Last week, I promised to share with you the synthesis of my take-aways from this discussion. What strikes me is that supply chain management of which procurement is a vital component is practiced with enthusiasm and skill by professionals all over the world. And, it is not just the multinational corporations that strive to optimise customer satisfaction in a net value manner. Every company, irrespective of size, global footprint and industry, pays particular attention to its supply chain. Successful companies recognize the key competitive importance of supply chain management.
I’m not sure what W.B. Yeats might say about the advent of social media and if indeed “a terrible beauty is born” but I would say that something has “changed utterly”. Today, I share with you over one social medium the results of another. Over the last weeks, I have solicited the help of an international group of LinkedIn procurement professionals to help clarify real world differences between procurement and supply chain management. The 110 contributions (and counting) have been fantastic in so far as they all added value and over time turned my initial premise inside out and back again in a genuinely helpful way.
A Federal Register notice published by the US Treasury Department this summer has detailed the government’s intention to implement an Internet Payment Platform by the end of this month. This latest release comes almost exactly a year after the US government signaled its intention to implement an e-Invoicing solution to reduce costs and waste across its departments.
With the platform going live this month, all new payment requests for financial year 2013 will be processed electronically. The new centralised, web-based system promises to execute payment requests securely and more cost effectively than current paper-based systems. The e-Invoicing system will also help automate the internal workflows of the Treasury, with routing and approvals actioned automatically based upon various specified criteria.
Regardless of how “good” a business may be, ultimately its fate rests on a solid cash flow. In order to continue trading, every company needs money to come in so that they can purchase raw materials, which can be processed and converted into saleable goods and in turn create more cash.
As harsh economic conditions continue to bite, businesses are delaying payment to their suppliers to moderate their own cash flow, but in doing so jeopardise the viability of the other members of their supply chain. So how does a business encourage its customers to pay on time, or better yet, early?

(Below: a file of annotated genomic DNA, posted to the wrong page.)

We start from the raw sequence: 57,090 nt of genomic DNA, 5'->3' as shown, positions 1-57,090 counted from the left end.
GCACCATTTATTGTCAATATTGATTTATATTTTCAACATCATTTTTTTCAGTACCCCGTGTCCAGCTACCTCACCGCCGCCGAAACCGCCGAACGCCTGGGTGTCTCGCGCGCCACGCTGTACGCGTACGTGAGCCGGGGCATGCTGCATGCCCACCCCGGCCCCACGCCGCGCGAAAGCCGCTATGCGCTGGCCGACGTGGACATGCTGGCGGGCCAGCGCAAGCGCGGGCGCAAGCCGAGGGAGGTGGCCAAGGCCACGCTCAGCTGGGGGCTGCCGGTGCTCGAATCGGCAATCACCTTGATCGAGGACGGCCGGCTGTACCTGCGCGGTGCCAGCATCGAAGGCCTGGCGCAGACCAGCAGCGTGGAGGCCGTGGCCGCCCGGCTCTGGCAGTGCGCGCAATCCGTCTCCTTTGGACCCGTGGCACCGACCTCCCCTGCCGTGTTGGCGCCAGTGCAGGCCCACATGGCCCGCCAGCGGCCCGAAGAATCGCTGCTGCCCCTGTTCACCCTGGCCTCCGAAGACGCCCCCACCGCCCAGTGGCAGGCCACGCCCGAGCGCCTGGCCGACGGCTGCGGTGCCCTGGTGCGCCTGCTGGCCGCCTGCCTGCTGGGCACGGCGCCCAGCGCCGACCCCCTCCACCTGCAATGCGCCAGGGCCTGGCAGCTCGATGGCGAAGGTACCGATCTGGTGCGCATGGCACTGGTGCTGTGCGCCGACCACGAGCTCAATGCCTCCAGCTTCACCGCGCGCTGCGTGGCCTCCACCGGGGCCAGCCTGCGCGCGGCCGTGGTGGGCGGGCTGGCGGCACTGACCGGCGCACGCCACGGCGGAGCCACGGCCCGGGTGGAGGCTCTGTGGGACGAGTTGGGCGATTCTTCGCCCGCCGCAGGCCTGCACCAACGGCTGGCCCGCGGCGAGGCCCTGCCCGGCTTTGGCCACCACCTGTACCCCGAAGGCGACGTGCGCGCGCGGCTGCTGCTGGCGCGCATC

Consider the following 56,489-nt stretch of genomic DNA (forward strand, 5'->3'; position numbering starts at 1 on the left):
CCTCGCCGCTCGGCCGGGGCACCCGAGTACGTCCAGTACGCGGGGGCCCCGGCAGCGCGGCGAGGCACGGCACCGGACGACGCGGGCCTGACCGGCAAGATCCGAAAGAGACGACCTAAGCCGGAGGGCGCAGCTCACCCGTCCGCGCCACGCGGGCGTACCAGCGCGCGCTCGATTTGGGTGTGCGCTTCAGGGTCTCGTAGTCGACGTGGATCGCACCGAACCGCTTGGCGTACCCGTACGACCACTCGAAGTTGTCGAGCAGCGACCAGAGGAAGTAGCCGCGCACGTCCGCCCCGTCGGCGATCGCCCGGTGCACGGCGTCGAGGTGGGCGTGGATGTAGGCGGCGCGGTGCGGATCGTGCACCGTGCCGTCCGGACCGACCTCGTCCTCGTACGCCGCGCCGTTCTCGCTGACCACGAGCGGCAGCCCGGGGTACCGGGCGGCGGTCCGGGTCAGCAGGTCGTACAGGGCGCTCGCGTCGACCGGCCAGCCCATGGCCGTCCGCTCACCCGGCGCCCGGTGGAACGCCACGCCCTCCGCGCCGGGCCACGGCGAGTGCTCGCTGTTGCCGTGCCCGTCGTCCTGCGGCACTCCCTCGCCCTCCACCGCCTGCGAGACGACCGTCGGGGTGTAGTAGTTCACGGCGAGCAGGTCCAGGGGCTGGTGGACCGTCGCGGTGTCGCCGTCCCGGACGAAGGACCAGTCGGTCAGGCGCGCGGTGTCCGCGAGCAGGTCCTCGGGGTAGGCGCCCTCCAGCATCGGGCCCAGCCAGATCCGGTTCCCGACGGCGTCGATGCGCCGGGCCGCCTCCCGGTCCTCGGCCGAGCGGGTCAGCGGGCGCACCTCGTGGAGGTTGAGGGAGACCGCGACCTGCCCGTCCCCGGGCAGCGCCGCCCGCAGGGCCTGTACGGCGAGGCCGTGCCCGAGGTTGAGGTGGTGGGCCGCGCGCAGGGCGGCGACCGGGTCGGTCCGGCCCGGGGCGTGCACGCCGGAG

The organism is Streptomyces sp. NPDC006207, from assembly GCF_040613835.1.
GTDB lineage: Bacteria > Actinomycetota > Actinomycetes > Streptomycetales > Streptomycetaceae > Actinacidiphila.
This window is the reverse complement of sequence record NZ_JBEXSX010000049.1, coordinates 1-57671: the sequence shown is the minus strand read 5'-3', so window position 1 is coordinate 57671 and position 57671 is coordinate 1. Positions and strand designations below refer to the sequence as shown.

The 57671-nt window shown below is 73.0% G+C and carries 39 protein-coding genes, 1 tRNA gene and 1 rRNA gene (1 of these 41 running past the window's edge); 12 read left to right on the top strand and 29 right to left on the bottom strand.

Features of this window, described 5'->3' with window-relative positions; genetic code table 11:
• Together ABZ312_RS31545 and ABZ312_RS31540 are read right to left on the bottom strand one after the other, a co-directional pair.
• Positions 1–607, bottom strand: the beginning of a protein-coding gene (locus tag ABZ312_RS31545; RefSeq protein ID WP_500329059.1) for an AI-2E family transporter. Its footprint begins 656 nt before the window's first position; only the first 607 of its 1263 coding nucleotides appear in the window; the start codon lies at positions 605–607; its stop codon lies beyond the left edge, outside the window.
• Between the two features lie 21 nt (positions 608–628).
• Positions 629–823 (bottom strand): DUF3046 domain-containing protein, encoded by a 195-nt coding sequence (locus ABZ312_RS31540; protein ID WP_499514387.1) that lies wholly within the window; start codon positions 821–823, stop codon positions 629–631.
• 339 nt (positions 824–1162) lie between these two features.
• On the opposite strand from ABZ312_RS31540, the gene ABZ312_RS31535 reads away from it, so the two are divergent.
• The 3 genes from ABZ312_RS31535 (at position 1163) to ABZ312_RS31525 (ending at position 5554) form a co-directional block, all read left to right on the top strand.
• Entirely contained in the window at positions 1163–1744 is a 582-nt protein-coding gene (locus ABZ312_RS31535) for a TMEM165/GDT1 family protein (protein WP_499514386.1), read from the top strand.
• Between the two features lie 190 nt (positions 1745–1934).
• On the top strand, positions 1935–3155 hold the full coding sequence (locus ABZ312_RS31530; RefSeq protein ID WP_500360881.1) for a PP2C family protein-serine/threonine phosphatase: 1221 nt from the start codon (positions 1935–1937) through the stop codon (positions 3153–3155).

Leading computer and smartphone manufacturer Apple has topped Gartner’s global supply chain ranking table for the fifth consecutive year. The report accompanying the release of the rankings was impressive – a 20.2% return on assets coupled with a 51.5% growth in revenue on the previous year gave Apple an unassailable lead.
The West African state of Ghana has announced plans to implement an electronic procurement system by the end of 2012. The new system is being funded under a three year pilot scheme by the World Bank.
The move to an electronic procurement alternative is, as with most similar projects, designed to reduce the costs incurred by the Ghanaian government when securing goods and services. The highest spending government departments will be the first migrated onto the new eProcurement platform including the Ghana Cocoa Board, the Volta River Authority, Ghana Grid Company, Ministry of Communications and the Ministry of Finance and Economic Planning.
Although tech giant Apple may have a superb supply chain to thank for much of their continuing success, a recent report by insurance provider Zurich suggests that medium-sized UK tech companies are not so fortunate. In the document, entitled ‘Weakest Link: UK Plc’s Supply Chain’, analysts reported that 88% of the 500 businesses surveyed had experienced at least one significant and costly disruption to their supply chain.
“Celtrino is growing, we need to be more scalable, we need to be in the cloud.”
That was the simple directive I received from our CEO over two years ago. At the time, my initial instinct was to advise him that we were already in the cloud, in “our cloud”, and after 10 years of optimising and fine tuning “our cloud” and our resources and processes we were really firing on all cylinders now, so thank you very much Windows Azure, but maybe we’ll pass for now. But I didn’t, mainly because despite the success of our own private cloud platform, I agreed with his vision. Cloud computing was like a snowball that had been pushed down a hill, still small at that stage but growing in size and velocity and it was on a crash course for IT services. As Head of IT, the allure of having the ability to scale our IT platform without having to consider the logistics of rack space, or power units, or hardware contingency planning and having on-demand access to IT system resources via state of the art, internationally accredited data centres was simply irresistible.
With only a couple of days to go before I pack my bags for Toronto, I am making time to prepare for this year’s Microsoft World Partner Conference (WPC). It’ll be my second time to attend and I’m now beginning to look forward to the razzamatazz of the event including the high powered keynote presentations each morning and the more detailed focused meetings.